Software is first and foremost created by people, for people, hinting on the need for so-called '_soft skills_', or, more generally, '_non-cognitive abilities_', defined as the subset of abilities not related to technical skills.


This excerpt was taken from my 2020 Delphi study. Note the Section Header (#), easy way of citing ([@key]) and emphasizing terms (_). This gets compiled into the usual LaTex junk and you’re off. You can make up as many variables as you’d like, and also loop through things like multiple authors - see the full gist for more details.

### Post-processing

Did you notice the weird panflute-filters stuff? Panflute, a Pandoc filter that makes Pandoc filters fun to write (according to the website), can be enabled with the --filter panflute flags after installing it as a Python 3 package. I use it to do the necessary post-processing on the generated Pandoc output - before it is made “final” as LaTex output. You can create custom hooks that lets you transform blocks, such as paragraphs, images, links, … This comes in handy when your conference works with a double-column template. Pandoc is not so keen on those, and you sometimes want to convert a figure into a double-column one, or the other way around: \begin{figure} to \begin{figure*} or something similar.

Of course, another way to do simple find and replace post-processing things is to just further transform the .tex output yourself using sed or whatever. This works, but is cumbersome, as sometimes you want to select specific blocks without resorting to artisan regular expressions that take hours to create. For something like tables, you’d write the following Markdown:

blaaleft        blaright
----------   -----------
something              9
something             10

Table:  Demonstration of simple table syntax.


Pandoc by default generates something like this:

\begin{longtable}[]{@{}lr@{}}
\caption{Demonstration of simple table syntax.}\tabularnewline
\toprule
blaaleft & blaright\tabularnewline
\midrule
\toprule
blaaleft & blaright\tabularnewline
\midrule
something & 9\tabularnewline
something & 10\tabularnewline
\bottomrule
\end{longtable}


With my filter, I managed to modify it to something like this:

\begin{table}[h!]
\centering
\caption{Demonstration of simple table syntax.\label{table:Demonstration_of_sim}}
\begin{tabular}{l r}
\hline
blaaleft & blaright\\ [0.5ex]
\hline
\hline
something & 9\tabularnewline
something & 10\tabularnewline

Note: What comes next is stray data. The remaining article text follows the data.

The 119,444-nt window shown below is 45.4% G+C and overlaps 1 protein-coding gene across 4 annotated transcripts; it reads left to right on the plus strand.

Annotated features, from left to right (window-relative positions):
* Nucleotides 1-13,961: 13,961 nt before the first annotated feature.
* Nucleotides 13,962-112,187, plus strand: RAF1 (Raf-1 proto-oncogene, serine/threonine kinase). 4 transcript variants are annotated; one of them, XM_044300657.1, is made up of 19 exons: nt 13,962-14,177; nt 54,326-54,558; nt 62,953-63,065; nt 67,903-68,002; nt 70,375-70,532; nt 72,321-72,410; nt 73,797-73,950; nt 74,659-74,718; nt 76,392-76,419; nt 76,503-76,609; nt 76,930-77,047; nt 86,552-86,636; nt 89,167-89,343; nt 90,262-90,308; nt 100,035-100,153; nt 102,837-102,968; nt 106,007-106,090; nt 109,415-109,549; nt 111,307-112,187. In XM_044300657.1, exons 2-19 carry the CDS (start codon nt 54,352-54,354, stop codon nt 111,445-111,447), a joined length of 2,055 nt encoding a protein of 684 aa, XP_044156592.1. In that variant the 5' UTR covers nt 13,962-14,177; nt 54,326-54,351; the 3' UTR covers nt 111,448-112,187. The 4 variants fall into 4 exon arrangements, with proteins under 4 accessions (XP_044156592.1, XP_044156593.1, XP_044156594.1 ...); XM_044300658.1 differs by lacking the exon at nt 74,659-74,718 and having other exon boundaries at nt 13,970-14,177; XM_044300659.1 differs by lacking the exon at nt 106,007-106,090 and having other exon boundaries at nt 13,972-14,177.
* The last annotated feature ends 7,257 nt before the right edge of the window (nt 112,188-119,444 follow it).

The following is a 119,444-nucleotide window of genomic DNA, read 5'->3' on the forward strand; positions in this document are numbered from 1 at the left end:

\hline\end{tabular}
\end{table}


Transforming the longtable into a table is simple enough, but this filter does more than that, as you can see. Passing in extra options as part of the tabular block is also possible. Inspect the full python file in this GitHub gist (yes it’s a bit messy). A word of warning: Panflute’s latest version is a bit experimental and might not be compatible with the latest Pandoc release.

### Other nasty stuff

In essence, I try to remove as much markup-specific syntax as possible by letting the templates do their thing. Now and then, this is simply not possible, especially for complicated formulas or tables. If all else fails, it is still possible to combine both languages and embed LaTeX inside your Markdown file. Use this as your last resort.

I also usually create a preamble.tex file that contains the necessary metadata for the conference, such as the ACM taxonomy, and a few extra TeX package includes. Furthermore, they’re also handy when customizing standardized blocks, such as quotes in Markdown, prepended with >. The package etoolbox allows you to customize these using something like:

\AtBeginEnvironment{quote}{\begin{tcolorbox}[leftrule=2mm,bottomrule=0mm,toprule=0mm,rightrule=0mm,boxsep=0mm,grow to right by=-3mm, grow to left by=-3mm]\small}
\AtEndEnvironment{quote}{ \end{tcolorbox}}


Remember, the less clutter in your Markdown, the less strain for your eyes! I also know people who write most of their stuff in Markdown, convert it into TeX using Pandoc, and then copy over the compiled garbage into Overleaf to continue and chip away at it together with others. Of course, you can also simply check in your .md source files and use Git to collaborate, although without something like Overleaf, your CI server - and preferably also yourself - will have to install the required build toolchain.

I'm Wouter Groeneveld, a level 35 Brain Baker, and I love the smell of freshly baked thoughts (and bread) in the morning. I sometimes convince others to bake their brain (and bread) too.

If you found this article amusing and/or helpful, you can buy me a coffee - although I'm more of a tea fan myself. I also like to hear your feedback via or e-mail. Thanks!

#### On Manuscript Review Procedures

|  A Critique and reflection of the process

#### Using Pandoc to publish a book

|  Successfully combining writing and LaTeX skills